Doncaster households fined for handing waste over to fly-tippers to dump
Doncaster Council has fined a number of households who passed waste onto unregistered disposal services, a councillor has said.
Coun Chris McGuinness, cabinet member for the environment, said 23 households received fines ‘in the last few months after the council enforcement officers linked fly-tipped waste to that property.
He said a rise in people hiring a ‘man in a van’ type service often left the household exposed to a fixed penalty notice because the services are often ‘not registered’ and usually ‘increases the chance’ that fly-tipping occurs.
On the back of this, the Government passed legislation which gave powers to councils in fining people in this way, even though the resident hadn’t actually dumped the waste themselves.
Coun McGuinness was responding to a report which revealed a large increase in fly-tipping reports across Doncaster.
A report seen by councillors shows the percentage of fly-tipping incidents being investigated and removed within seven days was 51 per cent between January and March. The target is 85 per cent.
Figures show the council had to deal with 3,600 fly-tipping reports between January and March compared to 2,300 between October and December 2018 - a 36 per cent increase.
Officers said they ‘do not have the resources’ currently to deal with the spike.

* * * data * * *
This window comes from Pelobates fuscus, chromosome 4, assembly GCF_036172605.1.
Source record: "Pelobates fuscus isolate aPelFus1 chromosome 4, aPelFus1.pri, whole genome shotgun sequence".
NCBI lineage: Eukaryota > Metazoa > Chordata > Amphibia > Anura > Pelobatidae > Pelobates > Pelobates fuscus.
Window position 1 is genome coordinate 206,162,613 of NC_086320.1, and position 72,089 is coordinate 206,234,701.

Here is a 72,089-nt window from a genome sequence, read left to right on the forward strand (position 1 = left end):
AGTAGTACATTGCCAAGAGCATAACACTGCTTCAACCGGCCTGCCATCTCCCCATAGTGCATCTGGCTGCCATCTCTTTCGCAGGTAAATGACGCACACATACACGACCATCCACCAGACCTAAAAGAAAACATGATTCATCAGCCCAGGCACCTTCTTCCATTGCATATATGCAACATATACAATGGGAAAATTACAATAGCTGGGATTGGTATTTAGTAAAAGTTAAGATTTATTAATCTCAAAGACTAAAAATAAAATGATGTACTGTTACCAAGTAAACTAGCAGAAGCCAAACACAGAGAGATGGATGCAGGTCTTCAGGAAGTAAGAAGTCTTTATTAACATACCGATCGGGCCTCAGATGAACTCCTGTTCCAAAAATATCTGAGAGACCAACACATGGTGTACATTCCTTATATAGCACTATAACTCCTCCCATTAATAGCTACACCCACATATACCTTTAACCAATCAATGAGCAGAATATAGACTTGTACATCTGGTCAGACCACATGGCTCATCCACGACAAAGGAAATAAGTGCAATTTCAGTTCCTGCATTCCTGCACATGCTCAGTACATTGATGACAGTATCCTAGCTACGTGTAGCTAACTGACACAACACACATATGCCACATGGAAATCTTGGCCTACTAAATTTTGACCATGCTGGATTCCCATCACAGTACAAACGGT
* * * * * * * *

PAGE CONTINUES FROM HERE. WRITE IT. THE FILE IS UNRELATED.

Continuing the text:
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The council confirmed they would scrap restrictions limiting residents attending tips across Doncaster to dispose of building material no more than twice a year.
Residents can now attend tips as many times as they want but each trip is restricted to five 25kb bags of building material.
“This was all about stopping traders going in with a large bulk of stuff and in fairness, most people’s car can’t fit more than five bags of rubble anyway,” Coun McGuiness said.
“One of the problems appears to be people going on the internet and looking for the man with a van type person to help you move your rubbish, in almost all cases there is no permit and are often not registered and this usually increases the chances that rubbish gets fly-tipped.
“People need to be really careful who they are giving their waste to and that is one of the key issues.
“We’re also looking at expanding the number of covert cameras at fly-tipping hotspots.”